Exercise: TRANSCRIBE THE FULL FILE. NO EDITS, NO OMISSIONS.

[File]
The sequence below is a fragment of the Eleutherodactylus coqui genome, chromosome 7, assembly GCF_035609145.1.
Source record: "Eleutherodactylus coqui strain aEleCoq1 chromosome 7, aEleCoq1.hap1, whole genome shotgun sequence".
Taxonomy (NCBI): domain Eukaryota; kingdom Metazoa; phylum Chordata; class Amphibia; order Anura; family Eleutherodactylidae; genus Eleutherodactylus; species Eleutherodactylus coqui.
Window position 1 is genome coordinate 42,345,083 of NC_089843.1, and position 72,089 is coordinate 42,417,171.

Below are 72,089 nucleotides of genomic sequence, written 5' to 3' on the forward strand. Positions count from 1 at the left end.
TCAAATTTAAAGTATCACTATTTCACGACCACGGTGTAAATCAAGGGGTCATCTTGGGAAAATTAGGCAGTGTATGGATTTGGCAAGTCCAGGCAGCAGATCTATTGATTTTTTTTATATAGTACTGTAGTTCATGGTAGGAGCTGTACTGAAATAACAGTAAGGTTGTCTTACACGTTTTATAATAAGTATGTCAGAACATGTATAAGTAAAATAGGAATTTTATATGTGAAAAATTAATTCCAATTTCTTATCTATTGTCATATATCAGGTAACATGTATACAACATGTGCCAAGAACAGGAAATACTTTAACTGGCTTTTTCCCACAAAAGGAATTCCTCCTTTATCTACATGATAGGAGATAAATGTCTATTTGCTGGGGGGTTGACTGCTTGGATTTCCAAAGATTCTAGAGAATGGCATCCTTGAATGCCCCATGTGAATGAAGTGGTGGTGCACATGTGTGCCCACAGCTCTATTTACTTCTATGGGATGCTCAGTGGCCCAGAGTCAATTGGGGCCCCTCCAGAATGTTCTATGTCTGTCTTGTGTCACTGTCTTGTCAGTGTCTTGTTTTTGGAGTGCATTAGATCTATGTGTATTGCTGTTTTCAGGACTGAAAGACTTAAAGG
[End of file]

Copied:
The sequence below is a fragment of the Eleutherodactylus coqui genome, chromosome 7, assembly GCF_035609145.1.
Source record: "Eleutherodactylus coqui strain aEleCoq1 chromosome 7, aEleCoq1.hap1, whole genome shotgun sequence".
Taxonomy (NCBI): domain Eukaryota; kingdom Metazoa; phylum Chordata; class Amphibia; order Anura; family Eleutherodactylidae; genus Eleutherodactylus; species Eleutherodactylus coqui.
Window position 1 is genome coordinate 42,345,083 of NC_089843.1, and position 72,089 is coordinate 42,417,171.

Below are 72,089 nucleotides of genomic sequence, written 5' to 3' on the forward strand. Positions count from 1 at the left end.
TCAAATTTAAAGTATCACTATTTCACGACCACGGTGTAAATCAAGGGGTCATCTTGGGAAAATTAGGCAGTGTATGGATTTGGCAAGTCCAGGCAGCAGATCTATTGATTTTTTTTATATAGTACTGTAGTTCATGGTAGGAGCTGTACTGAAATAACAGTAAGGTTGTCTTACACGTTTTATAATAAGTATGTCAGAACATGTATAAGTAAAATAGGAATTTTATATGTGAAAAATTAATTCCAATTTCTTATCTATTGTCATATATCAGGTAACATGTATACAACATGTGCCAAGAACAGGAAATACTTTAACTGGCTTTTTCCCACAAAAGGAATTCCTCCTTTATCTACATGATAGGAGATAAATGTCTATTTGCTGGGGGGTTGACTGCTTGGATTTCCAAAGATTCTAGAGAATGGCATCCTTGAATGCCCCATGTGAATGAAGTGGTGGTGCACATGTGTGCCCACAGCTCTATTTACTTCTATGGGATGCTCAGTGGCCCAGAGTCAATTGGGGCCCCTCCAGAATGTTCTATGTCTGTCTTGTGTCACTGTCTTGTCAGTGTCTTGTTTTTGGAGTGCATTAGATCTATGTGTATTGCTGTTTTCAGGACTGAAAGACTTAAAGG